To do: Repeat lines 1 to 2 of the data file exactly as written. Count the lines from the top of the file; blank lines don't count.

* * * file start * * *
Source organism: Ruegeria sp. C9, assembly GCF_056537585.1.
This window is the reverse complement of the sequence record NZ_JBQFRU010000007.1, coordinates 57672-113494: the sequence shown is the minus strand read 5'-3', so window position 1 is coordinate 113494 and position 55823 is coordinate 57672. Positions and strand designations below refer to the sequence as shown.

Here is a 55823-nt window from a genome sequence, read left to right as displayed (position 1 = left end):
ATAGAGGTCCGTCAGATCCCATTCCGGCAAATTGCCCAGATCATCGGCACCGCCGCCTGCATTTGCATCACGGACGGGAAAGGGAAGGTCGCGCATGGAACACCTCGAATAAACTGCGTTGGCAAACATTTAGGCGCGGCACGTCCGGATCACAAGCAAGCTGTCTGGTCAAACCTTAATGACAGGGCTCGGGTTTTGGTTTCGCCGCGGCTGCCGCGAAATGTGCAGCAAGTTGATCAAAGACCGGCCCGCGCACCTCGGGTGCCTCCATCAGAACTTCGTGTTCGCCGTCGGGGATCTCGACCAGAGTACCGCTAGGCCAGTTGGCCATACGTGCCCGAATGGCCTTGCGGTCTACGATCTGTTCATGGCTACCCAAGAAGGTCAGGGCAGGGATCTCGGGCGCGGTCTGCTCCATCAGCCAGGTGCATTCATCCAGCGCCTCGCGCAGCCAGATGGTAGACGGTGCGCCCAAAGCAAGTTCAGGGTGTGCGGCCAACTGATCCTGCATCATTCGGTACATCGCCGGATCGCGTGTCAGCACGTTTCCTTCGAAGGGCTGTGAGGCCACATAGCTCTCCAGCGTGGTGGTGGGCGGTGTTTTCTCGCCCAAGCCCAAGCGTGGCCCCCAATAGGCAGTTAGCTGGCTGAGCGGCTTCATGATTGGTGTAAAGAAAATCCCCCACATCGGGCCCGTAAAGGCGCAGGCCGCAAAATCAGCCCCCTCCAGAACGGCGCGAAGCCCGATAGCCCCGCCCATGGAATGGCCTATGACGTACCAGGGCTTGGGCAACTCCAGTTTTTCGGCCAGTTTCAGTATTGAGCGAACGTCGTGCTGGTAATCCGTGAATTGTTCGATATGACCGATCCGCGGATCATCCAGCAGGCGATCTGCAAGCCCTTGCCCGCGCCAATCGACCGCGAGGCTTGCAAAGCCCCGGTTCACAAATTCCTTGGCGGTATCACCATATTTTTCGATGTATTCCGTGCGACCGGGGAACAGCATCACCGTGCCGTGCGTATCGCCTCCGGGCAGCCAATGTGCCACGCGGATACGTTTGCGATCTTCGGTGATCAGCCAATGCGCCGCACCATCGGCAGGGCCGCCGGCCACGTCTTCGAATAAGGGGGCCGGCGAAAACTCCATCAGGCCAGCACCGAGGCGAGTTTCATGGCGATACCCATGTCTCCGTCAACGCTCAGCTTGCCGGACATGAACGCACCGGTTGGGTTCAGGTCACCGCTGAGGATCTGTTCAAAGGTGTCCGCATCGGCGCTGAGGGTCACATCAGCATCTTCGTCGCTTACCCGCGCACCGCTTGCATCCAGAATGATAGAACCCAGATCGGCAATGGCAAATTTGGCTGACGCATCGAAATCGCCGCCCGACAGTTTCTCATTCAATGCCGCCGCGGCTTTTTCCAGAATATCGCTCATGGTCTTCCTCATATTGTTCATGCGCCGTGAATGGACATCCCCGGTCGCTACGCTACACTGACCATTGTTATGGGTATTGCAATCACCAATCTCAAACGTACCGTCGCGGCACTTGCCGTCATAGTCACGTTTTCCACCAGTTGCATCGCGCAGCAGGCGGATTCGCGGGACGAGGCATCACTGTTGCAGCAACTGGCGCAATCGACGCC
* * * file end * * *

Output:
Source organism: Ruegeria sp. C9, assembly GCF_056537585.1.
This window is the reverse complement of the sequence record NZ_JBQFRU010000007.1, coordinates 57672-113494: the sequence shown is the minus strand read 5'-3', so window position 1 is coordinate 113494 and position 55823 is coordinate 57672. Positions and strand designations below refer to the sequence as shown.